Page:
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Question: How long should a UPS be able to last?

Answer: That question has many answers depending on what the ups supports, how critical it is to avoid shutdowns, and what if any other back up power is also available, like a generator.

Most utility outages have very short duration’s but they are often followed closely by more brief outages and power quality issues that can harm sensitive equipment. Long outages are much less frequent and can last for hours, and even days.

Most companies want to be covered for short interruptions and power problems that often follow close behind an outage, but are not willing to pay for generation equipment so they can withstand a long interruption that might only occur once a year. In order to be safe most companies want battery powered systems that are designed to last 15 to 20 minutes, so they always have enough time to see if utility power stabilizes during the first 5 minutes of an outage. If an outage causes problems for more than 5 minutes they usually shut down their equipment and don’t restart until they are sure utility power is stable again.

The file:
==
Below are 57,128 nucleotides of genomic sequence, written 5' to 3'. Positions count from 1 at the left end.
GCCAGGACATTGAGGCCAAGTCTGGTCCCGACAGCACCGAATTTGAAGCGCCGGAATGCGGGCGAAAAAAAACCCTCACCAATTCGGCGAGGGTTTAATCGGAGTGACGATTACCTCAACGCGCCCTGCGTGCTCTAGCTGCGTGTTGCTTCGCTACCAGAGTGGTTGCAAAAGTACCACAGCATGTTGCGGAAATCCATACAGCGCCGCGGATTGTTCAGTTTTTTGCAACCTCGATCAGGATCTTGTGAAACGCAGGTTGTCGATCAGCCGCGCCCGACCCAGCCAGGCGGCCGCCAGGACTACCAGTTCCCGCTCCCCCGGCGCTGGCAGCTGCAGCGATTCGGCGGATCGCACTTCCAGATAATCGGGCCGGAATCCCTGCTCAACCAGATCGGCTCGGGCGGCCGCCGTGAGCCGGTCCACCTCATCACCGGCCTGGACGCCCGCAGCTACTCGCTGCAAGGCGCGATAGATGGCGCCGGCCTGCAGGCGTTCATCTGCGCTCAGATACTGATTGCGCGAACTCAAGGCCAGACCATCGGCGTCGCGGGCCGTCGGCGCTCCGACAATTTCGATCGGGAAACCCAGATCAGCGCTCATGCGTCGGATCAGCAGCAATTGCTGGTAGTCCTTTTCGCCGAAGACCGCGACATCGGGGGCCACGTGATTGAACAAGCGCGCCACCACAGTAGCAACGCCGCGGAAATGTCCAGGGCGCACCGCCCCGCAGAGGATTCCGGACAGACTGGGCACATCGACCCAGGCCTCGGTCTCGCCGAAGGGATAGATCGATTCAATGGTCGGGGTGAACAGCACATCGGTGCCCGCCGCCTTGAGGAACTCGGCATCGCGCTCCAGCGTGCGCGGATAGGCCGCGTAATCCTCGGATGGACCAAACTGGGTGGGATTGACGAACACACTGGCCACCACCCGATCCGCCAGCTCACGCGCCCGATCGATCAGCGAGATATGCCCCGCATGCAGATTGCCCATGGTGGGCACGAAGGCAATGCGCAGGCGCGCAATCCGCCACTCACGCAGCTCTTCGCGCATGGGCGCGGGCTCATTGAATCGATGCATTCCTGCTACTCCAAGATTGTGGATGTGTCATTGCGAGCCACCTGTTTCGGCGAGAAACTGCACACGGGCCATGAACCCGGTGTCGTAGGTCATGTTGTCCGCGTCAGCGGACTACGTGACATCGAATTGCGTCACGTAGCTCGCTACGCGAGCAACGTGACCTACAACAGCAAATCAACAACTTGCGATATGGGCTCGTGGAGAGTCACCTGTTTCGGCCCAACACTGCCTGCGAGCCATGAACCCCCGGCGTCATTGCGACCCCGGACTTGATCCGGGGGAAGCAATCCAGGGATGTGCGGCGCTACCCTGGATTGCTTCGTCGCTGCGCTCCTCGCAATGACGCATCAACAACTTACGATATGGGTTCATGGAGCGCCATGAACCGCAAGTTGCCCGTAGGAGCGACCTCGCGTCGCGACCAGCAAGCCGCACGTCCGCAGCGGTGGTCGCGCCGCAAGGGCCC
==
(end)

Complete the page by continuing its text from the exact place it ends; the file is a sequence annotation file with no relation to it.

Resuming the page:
In most places 15 minutes of reserve capacity is enough to avoid 90% of the utility interruptions. If you want to survive the longer outages you really need a generator because it’s unlikely you can continue occupying your office if all the AC is off. If you have a server room, it probably can’t run more than about 15 minutes without the AC.

Companies that have generators can get away with less UPS reserve time, and some even use flywheel UPS equipment that can only provide about 20 to 30 seconds of backup power. 10 seconds is enough for most generators to start and take over, they usually switch over when they ramp up to 80% of their capacity.